The human microbiome includes trillions of bacteria, many of which play a vital role in host physiology. Numerous studies have now detected bacterial DNA in first-pass meconium and amniotic fluid samples, suggesting that the human microbiome may commence in utero. However, these data have remained contentious due to underlying contamination issues. Here, we have used a previously described method for reducing contamination in microbiome workflows to determine if there is a fetal bacterial microbiome beyond the level of background contamination. We recruited 50 women undergoing non-emergency cesarean section deliveries with no evidence of intra-uterine infection and collected first-pass meconium and amniotic fluid samples. Full-length 16S rRNA gene sequencing was performed using PacBio SMRT cell technology, to allow high resolution profiling of the fetal gut and amniotic fluid bacterial microbiomes. Levels of inflammatory cytokines were measured in amniotic fluid, and levels of immunomodulatory short chain fatty acids (SCFAs) were quantified in meconium. All meconium samples and most amniotic fluid samples (36/43) contained bacterial DNA. The meconium microbiome was dominated by reads that mapped to Pelomonas puraquae. Aside from this species, the meconium microbiome was remarkably heterogeneous between patients. The amniotic fluid microbiome was more diverse and contained mainly reads that mapped to typical skin commensals, including Propionibacterium acnes and Staphylococcus spp. All meconium samples contained acetate and propionate, at ratios similar to those previously reported in infants. P. puraquae reads were inversely correlated with meconium propionate levels. Amniotic fluid cytokine levels were associated with the amniotic fluid microbiome. Our results demonstrate that bacterial DNA and SCFAs are present in utero, and have the potential to influence the developing fetal immune system.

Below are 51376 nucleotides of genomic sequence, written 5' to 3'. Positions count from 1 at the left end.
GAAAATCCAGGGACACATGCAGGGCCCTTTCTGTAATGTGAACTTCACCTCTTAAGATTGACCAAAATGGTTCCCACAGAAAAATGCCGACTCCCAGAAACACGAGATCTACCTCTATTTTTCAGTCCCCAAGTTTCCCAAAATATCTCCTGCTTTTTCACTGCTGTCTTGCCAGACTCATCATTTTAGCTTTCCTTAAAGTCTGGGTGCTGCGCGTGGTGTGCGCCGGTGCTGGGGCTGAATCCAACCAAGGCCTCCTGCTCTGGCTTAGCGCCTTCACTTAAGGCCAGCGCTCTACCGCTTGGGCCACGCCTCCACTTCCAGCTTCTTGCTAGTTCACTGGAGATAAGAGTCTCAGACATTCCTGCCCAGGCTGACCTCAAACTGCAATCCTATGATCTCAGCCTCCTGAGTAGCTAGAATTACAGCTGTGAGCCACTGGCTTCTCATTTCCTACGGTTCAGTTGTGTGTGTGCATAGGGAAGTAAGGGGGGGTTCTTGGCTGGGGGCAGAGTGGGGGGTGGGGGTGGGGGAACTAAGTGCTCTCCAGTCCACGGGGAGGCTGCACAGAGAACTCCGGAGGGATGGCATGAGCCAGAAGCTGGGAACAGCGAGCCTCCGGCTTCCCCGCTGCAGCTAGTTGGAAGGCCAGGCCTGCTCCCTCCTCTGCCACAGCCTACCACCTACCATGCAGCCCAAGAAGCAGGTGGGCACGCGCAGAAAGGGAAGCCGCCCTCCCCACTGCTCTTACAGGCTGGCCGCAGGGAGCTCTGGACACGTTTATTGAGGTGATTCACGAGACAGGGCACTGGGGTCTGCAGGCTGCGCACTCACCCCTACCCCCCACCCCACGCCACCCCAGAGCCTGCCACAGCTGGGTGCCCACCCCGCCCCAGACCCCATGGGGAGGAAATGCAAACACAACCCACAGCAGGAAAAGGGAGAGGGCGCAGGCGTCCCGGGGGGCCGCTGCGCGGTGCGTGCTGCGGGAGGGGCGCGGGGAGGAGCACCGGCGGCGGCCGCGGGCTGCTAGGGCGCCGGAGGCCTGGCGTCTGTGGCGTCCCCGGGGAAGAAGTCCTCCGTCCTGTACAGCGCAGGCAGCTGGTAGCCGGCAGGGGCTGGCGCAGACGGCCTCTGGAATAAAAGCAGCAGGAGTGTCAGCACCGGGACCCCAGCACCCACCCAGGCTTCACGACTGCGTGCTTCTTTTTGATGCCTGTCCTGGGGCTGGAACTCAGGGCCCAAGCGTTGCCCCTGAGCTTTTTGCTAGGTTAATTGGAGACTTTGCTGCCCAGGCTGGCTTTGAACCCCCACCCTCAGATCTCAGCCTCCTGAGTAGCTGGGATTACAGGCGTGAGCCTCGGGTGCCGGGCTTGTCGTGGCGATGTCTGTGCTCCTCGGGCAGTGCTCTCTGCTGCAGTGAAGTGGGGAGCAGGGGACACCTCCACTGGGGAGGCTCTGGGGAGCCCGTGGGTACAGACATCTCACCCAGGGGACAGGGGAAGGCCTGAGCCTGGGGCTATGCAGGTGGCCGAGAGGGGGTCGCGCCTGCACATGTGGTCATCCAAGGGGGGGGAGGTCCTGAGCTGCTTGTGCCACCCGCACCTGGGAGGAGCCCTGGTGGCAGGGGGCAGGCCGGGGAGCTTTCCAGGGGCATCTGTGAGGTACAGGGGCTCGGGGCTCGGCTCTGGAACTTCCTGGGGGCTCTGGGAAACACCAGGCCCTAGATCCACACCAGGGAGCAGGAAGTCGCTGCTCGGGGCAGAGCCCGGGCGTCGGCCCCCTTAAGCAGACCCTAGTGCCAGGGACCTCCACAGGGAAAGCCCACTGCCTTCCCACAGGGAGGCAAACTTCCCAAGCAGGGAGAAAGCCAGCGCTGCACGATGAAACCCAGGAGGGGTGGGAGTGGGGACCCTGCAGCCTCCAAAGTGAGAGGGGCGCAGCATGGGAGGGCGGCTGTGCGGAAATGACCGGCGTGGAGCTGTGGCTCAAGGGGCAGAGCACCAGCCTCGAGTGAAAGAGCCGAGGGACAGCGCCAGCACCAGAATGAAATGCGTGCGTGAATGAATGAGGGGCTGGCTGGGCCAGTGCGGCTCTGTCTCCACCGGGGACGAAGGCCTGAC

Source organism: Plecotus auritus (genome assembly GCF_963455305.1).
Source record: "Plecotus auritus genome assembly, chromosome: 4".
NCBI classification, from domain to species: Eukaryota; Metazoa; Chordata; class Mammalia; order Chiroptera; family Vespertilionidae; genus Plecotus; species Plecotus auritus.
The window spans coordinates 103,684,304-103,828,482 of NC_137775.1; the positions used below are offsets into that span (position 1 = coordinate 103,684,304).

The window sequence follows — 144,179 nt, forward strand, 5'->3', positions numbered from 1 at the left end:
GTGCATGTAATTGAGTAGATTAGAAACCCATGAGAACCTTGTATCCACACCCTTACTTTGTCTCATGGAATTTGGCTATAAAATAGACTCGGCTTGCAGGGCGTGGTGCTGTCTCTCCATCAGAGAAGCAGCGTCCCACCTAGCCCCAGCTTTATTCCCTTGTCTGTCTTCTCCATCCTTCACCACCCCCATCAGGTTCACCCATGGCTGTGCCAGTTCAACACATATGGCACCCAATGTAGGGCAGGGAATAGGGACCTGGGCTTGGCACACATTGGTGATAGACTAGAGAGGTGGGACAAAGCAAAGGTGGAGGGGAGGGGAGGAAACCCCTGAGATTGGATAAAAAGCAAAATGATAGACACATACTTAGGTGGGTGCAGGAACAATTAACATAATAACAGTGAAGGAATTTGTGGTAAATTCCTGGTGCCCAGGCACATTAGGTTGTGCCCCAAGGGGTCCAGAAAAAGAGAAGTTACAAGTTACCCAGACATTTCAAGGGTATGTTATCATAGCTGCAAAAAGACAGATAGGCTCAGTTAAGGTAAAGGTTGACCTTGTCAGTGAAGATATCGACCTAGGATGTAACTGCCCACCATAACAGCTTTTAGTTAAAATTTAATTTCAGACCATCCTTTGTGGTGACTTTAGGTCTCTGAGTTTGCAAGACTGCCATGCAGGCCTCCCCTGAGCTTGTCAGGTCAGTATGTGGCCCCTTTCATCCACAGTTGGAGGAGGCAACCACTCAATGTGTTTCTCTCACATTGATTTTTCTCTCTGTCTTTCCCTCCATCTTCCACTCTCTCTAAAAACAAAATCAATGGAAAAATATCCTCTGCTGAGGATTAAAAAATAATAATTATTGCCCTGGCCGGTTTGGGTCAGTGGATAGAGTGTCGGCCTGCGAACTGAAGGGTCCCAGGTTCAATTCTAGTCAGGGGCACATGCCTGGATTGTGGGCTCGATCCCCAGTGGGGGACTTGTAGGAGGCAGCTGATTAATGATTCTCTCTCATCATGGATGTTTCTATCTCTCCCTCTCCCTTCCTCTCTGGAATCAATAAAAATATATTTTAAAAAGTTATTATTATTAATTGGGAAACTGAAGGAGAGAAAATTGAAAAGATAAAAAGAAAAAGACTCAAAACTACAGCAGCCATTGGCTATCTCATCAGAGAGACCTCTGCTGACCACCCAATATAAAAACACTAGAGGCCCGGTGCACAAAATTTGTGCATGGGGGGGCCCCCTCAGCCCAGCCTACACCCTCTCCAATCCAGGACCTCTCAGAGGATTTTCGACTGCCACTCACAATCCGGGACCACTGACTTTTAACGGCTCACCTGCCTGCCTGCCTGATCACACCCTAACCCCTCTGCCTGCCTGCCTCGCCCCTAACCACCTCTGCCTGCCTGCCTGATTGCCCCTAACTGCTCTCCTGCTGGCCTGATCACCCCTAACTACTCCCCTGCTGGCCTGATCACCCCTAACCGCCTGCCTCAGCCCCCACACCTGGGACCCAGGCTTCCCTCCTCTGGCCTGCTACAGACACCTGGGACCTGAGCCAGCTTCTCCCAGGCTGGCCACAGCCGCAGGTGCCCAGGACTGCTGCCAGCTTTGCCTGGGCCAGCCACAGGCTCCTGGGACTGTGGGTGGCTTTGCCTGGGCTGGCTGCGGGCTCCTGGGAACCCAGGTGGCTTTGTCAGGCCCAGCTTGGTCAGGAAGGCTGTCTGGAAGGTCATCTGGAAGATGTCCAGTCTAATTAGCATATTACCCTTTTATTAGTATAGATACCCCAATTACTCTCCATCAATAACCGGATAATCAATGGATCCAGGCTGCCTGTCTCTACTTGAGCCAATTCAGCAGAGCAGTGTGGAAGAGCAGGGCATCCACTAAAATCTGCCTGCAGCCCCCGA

April 21, 2020  |  

A Phage-Like Plasmid Carrying blaKPC-2 Gene in Carbapenem-Resistant Pseudomonas aeruginosa.

Background: Lateral gene transfer plays a central role in the dissemination of carbapenem resistance in bacterial pathogens associated with nosocomial infections, mainly Enterobacteriaceae and Pseudomonas aeruginosa. Despite their clinical significance, there is little information regarding the mobile genetic elements and mechanism of acquisition and propagation of lateral genes in P. aeruginosa, and they remain largely unknown. Objectives: The present study characterized the genetic context of blaKPC-2 in carbapenem-resistant P. aeruginosa strain BH9. Methods:Pseudomonas aeruginosa BH9 sequencing was performed using the long-read PacBio SMRT platform and the Ion Proton System. De novo assembly was carried out using the SMRT pipeline and Canu, and gene prediction and annotation were performed using Prokka and RAST. Results:Pseudomonas aeruginosa BH9 exhibited a 7.1 Mb circular chromosome. However, the blaKPC-2 gene is located in an additional contig composed by a small plasmid pBH6 from P. aeruginosa strain BH6 and several phage-related genes. Further analysis revealed that the beginning and end of the contig contain identical sequences, supporting a circular plasmid structure. This structure spans 41,087 bp, exhibiting all the Mu-like phage landmarks. In addition, 5-bp direct repeats (GGATG) flanking the pBH6 ends were found, strongly indicating integration of the Mu-like phage into the pBH6 plasmid. Mu phages are commonly found in P. aeruginosa. However, for the first time showing a potential impact in shaping the vehicles of the dissemination of antimicrobial (e.g., plasmid pBH6) resistance genes in the Pseudomonas genus. Conclusion: pBH6 captured the Mu-like Phage BH9, creating a co-integrate pBH6::Phage BH9, and this phage-plasmid complex may represent novel case of a phage-like plasmid.